The workplace is changing rapidly. Digital is transforming both how employees work and the way in which they expect to engage with their employers’ HR services. At Sopra Steria, we’ve recently partnered with Management Today on a survey that looked at the extent to which companies are using digital (data analytics, artificial intelligence, automation) to deliver a more consumer-like employee experience. And the findings don’t bode particularly well for the future of the HR function.
That’s because HR appears to be way off the curve when it comes to all things digital. For example, two thirds of CEOs and directors responding to our survey acknowledged that they had not yet fully implemented HR task automation and self-service technology in their organisations. Yet today’s employees – and not just Millennials – increasingly expect employers to make it easy for them to engage with HR how and when they want to (booking leave from home, whilst on the move, hot desking, etc.) and this can only be enabled with greater automation and digitalisation.
In search of flexibility
In fact, our survey found that greater flexibility and career development were the most likely to enhance employee experience. And the better the employee experience, the more productive and loyal an organisation’s workforce will be. Yet half of all managers and non-managerial staff told us in our survey that they had zero access to HR processes on their mobile devices. And only 4 in 10 non-managers – largely Millennials – said they believed that employees would be fully connected and operationally mobile in the next three years.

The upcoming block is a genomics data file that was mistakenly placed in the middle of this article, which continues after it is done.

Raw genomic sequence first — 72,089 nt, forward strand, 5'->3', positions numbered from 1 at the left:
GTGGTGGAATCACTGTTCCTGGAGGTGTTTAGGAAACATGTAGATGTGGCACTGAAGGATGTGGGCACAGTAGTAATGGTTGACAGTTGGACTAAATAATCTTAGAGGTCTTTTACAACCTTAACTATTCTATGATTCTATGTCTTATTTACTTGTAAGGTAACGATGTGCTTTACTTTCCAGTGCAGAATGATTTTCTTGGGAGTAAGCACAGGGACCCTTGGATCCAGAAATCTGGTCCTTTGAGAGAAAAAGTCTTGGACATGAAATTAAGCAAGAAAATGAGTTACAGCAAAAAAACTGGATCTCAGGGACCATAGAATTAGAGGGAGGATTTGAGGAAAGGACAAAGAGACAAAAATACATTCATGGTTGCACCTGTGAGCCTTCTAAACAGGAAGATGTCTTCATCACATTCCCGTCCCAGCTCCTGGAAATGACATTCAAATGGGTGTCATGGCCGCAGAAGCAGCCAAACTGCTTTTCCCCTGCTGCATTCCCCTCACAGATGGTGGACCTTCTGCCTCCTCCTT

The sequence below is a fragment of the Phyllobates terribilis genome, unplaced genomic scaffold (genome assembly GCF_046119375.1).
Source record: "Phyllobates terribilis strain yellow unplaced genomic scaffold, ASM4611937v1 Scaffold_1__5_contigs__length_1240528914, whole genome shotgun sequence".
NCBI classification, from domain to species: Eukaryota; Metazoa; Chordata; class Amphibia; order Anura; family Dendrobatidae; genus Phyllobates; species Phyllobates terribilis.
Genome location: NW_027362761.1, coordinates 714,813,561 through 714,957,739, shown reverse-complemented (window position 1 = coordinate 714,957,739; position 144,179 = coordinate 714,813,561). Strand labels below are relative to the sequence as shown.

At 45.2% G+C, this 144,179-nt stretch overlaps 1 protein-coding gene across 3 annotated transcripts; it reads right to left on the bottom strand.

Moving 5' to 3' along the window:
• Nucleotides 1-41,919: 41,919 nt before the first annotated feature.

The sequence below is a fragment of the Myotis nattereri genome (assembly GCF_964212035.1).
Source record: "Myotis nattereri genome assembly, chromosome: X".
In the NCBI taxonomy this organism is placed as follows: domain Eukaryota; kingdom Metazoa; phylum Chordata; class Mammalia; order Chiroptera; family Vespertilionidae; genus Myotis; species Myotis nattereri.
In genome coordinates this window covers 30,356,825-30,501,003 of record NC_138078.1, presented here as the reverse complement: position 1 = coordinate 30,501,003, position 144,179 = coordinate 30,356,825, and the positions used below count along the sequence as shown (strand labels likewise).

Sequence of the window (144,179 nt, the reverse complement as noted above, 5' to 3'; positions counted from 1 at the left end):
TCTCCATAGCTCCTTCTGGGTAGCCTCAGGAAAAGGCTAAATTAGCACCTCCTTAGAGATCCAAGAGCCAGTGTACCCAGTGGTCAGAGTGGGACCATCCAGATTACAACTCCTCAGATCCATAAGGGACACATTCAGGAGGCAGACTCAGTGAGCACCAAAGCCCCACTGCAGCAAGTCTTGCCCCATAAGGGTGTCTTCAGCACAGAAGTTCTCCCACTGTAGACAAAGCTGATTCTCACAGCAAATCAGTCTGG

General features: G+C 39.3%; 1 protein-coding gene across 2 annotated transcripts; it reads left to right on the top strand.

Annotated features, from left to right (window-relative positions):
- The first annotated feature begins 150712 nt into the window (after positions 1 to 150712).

Taking this a step further, I find myself asking why so few business leaders have still not correlated a positive employee experience with greater automation? Is greater automation perhaps viewed as a threat, rather than an enabler, with concerns that robots will take people’s jobs outweighing the fact that robotic process automation can free up HR professionals from mundane, repetitive process activities? What I do know is that, with far more traction for improving employee/user experience and engagement, the tide is turning.
Connecting the modern workforce
I explore this in a new opinion paper digging deeper into the survey findings. In it I write,
by not embracing the technology that will connect and enable the modern workforce and free up HR for more strategic activity, the role of HR as a business partner could be obsolete, sooner rather than later. Indeed, being slow in the uptake of new, enabling technologies could well be the demise of the HR function as we know it.
So, my question to all HR leaders is ‘do you want to remain relevant or become obsolete’?